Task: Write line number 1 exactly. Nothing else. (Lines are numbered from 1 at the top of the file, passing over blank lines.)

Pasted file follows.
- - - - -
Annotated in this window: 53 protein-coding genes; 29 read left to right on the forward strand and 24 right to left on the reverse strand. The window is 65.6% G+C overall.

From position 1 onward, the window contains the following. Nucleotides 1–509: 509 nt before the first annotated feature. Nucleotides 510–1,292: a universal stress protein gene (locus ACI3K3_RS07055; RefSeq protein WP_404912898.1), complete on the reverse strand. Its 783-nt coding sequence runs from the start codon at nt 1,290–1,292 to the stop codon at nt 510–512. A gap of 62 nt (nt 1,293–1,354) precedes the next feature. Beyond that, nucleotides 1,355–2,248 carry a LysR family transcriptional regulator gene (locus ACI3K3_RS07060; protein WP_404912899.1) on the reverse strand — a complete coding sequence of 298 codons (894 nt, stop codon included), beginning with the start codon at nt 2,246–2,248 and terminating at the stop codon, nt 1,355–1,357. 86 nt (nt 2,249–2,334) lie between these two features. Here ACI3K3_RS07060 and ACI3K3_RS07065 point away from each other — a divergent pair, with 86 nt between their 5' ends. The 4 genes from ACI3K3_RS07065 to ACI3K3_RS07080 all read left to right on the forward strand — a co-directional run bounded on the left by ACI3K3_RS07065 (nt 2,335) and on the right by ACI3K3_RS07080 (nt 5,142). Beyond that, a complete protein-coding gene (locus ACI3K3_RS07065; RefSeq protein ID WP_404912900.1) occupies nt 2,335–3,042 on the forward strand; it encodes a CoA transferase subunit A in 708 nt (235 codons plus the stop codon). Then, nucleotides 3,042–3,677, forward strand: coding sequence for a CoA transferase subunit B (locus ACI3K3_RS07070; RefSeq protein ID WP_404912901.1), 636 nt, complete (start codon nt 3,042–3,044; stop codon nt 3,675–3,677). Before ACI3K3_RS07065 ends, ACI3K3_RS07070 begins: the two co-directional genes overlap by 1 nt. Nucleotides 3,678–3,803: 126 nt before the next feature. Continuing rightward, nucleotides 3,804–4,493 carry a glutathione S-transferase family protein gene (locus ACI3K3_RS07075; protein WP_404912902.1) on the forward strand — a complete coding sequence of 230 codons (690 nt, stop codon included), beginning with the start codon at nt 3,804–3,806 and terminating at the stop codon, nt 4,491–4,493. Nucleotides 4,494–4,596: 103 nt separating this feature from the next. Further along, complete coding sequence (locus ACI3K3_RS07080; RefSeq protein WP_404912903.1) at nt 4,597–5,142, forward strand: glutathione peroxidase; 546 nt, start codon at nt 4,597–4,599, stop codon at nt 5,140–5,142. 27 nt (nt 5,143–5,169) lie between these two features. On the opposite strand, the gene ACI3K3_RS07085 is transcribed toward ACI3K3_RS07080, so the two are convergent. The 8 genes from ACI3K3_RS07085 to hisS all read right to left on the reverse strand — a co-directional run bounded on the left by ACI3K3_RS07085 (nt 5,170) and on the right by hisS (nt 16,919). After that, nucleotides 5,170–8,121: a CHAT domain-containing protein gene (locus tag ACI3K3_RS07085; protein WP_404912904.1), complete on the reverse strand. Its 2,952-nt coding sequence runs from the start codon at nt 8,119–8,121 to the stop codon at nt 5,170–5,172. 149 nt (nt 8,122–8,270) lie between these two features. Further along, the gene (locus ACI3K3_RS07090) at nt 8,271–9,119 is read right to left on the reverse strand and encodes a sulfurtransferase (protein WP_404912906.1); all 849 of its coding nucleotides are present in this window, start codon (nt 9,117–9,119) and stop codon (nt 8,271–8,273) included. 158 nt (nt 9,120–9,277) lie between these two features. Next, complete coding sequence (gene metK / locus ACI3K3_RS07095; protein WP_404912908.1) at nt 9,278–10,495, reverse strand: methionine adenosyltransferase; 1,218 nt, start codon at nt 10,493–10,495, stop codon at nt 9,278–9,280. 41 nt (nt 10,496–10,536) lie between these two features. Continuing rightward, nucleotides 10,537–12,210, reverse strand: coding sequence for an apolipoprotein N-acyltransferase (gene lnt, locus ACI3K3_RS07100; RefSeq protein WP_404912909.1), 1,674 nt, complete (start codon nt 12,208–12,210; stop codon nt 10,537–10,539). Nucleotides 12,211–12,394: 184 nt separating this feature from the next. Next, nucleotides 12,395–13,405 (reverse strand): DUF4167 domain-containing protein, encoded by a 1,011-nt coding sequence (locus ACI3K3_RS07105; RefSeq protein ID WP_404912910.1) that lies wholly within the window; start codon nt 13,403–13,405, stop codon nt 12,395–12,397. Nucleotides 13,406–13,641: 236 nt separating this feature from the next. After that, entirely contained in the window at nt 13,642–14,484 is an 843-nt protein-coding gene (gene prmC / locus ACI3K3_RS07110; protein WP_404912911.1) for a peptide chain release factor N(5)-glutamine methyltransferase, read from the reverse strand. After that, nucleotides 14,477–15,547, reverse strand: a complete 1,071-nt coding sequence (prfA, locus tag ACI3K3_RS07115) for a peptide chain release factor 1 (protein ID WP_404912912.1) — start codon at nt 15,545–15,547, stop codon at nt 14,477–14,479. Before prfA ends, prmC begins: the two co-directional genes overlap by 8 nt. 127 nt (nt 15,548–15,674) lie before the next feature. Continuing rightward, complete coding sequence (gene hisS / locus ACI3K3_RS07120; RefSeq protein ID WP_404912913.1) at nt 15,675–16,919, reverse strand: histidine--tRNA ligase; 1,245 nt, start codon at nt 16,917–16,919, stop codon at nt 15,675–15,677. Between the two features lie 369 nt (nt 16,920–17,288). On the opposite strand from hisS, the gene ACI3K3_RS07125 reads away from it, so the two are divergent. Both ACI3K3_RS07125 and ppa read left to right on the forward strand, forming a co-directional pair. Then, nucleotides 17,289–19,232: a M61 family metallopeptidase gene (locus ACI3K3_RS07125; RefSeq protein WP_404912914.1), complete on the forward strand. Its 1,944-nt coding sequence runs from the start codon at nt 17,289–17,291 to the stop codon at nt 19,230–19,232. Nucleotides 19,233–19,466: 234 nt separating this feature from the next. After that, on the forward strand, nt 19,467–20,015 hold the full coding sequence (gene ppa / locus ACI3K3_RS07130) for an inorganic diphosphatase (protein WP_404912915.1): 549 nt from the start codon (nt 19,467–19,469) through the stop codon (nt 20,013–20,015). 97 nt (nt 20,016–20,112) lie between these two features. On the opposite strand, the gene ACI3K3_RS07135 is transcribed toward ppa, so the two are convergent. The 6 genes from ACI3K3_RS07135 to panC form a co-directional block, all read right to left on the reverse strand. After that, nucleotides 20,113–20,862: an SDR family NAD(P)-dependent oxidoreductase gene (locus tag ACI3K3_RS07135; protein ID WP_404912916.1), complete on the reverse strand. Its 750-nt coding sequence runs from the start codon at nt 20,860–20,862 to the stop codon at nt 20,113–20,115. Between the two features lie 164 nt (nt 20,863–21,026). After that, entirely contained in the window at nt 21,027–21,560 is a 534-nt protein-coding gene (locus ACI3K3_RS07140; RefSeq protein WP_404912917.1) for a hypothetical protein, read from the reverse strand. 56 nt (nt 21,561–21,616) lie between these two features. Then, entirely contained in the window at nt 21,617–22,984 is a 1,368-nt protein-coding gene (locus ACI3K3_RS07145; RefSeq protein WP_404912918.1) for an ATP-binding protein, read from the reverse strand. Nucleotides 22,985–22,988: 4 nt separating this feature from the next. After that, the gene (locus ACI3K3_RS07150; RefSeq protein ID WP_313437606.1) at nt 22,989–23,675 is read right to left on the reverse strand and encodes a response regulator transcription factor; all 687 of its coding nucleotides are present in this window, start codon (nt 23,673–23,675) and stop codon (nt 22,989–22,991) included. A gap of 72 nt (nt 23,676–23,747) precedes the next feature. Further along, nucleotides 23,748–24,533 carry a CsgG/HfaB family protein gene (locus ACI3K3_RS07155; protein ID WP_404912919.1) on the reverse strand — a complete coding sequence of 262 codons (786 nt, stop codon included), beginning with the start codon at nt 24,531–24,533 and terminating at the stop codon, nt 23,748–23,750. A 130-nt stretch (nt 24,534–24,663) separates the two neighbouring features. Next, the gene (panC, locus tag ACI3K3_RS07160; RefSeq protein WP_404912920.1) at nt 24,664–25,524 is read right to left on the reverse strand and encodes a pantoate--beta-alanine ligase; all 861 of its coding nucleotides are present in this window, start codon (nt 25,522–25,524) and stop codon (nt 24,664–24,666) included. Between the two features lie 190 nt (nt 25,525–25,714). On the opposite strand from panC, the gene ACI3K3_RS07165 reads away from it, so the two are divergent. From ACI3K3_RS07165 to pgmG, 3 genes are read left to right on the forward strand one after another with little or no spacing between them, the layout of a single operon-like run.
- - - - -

Annotated in this window: 53 protein-coding genes; 29 read left to right on the forward strand and 24 right to left on the reverse strand. The window is 65.6% G+C overall.